Bring Down the Walls (2020)

Bring Down the Walls
Director: Phil Collins
Part of: this human world Film Festival
Seen on: 12.12.2020

Right in Manhattan, there is an old firestation that has been transformed into a communal center. During the day, it is an educational space, offering political workshops and talks. During the night, it becomes a club playing house music. The thing that unites those halves is the prison-industrial complex in the USA as the center gives space to former inmates to share their experiences, to activists to campaign for prison abolishment and traces the way house music was developed by Black and Latinx communities as a form of liberation.

Bring Down the Walls takes a look at the strength that lies in community, activism and music, especially when they come together. It is an unusual perspective on the prison-industrial complex, but a welcome one.

The film poster showing the back of a Black head with short hair.

I was not aware of the history of house music and how much it is tied to Black and Latinx communities. I was much more aware of the (racist) problems with the prison-industrial complex and what it means for BIPOC in the USA. Both house music and mass incarceration in the modern sense saw their start at around the same time.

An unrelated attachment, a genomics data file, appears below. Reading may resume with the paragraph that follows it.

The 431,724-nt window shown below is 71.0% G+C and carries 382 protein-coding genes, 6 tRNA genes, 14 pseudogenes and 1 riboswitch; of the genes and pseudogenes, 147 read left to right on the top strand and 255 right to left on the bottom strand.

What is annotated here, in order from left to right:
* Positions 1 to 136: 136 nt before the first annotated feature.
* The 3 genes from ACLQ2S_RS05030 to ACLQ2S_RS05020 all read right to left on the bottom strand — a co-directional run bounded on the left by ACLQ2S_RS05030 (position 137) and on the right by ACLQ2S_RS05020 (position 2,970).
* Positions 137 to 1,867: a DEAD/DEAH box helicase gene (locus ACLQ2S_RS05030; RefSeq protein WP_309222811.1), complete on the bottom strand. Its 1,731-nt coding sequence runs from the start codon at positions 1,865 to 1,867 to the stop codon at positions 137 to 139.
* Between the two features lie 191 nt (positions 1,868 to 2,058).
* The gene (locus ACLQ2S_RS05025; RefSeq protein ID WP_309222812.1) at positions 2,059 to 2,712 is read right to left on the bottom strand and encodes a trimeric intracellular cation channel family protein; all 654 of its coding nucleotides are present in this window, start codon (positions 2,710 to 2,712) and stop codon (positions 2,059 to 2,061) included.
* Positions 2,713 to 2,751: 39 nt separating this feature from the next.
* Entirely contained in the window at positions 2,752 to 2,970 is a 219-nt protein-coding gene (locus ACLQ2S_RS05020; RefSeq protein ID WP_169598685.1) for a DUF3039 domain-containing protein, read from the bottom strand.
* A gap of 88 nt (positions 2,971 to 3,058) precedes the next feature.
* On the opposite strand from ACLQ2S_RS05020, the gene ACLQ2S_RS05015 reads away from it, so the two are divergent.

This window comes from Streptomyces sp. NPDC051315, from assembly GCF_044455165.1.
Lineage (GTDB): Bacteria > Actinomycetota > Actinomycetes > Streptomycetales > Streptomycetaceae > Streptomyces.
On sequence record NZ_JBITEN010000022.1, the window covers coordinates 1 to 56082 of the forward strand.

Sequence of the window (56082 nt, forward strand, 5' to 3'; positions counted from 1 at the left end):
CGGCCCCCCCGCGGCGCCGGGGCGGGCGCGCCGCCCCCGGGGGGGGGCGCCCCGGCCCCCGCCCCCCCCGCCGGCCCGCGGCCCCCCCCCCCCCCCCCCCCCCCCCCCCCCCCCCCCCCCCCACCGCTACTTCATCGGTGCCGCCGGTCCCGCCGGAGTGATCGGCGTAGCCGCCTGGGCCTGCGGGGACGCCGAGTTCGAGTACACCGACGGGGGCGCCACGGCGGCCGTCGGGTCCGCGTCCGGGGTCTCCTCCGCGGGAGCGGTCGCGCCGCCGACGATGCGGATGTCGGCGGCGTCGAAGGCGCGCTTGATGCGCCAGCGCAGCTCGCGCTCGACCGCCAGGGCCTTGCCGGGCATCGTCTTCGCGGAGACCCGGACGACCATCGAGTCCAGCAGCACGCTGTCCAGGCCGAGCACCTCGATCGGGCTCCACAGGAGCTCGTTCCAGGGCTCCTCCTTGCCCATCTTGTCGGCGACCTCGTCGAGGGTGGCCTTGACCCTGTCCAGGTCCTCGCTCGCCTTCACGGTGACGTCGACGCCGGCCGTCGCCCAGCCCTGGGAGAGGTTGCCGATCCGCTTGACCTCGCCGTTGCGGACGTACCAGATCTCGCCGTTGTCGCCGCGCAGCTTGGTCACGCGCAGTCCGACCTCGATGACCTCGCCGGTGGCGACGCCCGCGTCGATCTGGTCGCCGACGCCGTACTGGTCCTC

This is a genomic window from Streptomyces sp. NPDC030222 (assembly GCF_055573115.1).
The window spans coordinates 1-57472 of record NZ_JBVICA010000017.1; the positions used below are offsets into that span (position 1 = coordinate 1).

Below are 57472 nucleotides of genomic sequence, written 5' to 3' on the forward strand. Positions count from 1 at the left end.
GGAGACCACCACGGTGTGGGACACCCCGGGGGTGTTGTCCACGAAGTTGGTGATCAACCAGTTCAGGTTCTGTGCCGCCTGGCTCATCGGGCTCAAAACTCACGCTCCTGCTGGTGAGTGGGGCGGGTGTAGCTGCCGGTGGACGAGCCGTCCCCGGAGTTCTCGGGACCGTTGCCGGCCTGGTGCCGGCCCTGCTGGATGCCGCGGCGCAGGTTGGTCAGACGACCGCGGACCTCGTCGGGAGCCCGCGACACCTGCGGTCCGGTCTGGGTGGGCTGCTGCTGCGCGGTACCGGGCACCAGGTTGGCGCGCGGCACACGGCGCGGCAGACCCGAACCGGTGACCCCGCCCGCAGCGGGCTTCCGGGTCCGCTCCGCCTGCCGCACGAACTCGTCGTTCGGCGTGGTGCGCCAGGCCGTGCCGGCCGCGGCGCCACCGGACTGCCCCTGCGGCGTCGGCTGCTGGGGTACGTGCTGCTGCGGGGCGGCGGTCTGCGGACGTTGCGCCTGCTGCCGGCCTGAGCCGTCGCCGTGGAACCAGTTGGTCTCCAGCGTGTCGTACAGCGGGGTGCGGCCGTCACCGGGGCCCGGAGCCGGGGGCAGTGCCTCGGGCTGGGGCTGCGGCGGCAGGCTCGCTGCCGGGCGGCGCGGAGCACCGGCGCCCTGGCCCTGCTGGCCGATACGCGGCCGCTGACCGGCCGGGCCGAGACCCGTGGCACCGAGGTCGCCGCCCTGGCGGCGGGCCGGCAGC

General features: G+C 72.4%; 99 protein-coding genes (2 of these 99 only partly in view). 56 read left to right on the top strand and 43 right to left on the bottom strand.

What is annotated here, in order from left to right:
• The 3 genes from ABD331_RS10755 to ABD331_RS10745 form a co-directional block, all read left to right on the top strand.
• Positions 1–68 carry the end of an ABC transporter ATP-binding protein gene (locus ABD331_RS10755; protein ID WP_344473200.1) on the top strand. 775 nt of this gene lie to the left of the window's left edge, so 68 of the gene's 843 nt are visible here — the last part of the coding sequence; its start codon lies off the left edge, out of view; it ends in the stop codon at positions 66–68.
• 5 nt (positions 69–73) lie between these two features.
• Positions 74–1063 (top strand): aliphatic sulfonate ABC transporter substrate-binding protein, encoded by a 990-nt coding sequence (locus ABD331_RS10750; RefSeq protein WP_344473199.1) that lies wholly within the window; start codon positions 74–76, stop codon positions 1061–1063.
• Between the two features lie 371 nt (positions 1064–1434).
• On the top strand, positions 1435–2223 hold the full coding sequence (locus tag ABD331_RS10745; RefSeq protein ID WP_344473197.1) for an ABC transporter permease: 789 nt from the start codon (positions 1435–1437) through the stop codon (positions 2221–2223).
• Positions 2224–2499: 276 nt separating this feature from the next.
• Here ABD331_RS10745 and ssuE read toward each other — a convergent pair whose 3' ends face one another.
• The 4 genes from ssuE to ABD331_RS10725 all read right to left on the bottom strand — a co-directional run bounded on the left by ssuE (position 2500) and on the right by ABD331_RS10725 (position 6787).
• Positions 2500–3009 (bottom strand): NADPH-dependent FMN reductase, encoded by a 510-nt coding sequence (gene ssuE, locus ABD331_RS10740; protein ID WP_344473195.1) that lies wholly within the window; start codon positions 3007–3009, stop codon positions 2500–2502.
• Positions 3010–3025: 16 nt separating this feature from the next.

For Bring Down the Walls, this is not a coincidence. It connects the dots between those two parts, making an eloquent statement about the strength that lies in music and dance, how freeing it can be to move freely within a community and expressing yourself like this, opening a space for marginalized people who both figuratively and literally lack space and freedom.

A group of men sitting in a circle surrounded by instruments.

This historical perspective is enriched with glimpses of the workshops held in the community center that focus on social justice and often include people who were incarcerated themselves There were also scenes from what appeared to be a self-help group of inmates that I couldn’t place properly in context, but that nevertheless provided interesting insights.

In short, I really enjoyed this documentary – there really was a sense of joy here that is rather unexpected for a documentary about prisons. Maybe I’ll make it to New York myself one day and hopefully, the center will still be going strong then – I would like to visit it.

Two women giving a talk at the center.

Summarizing: very nice.

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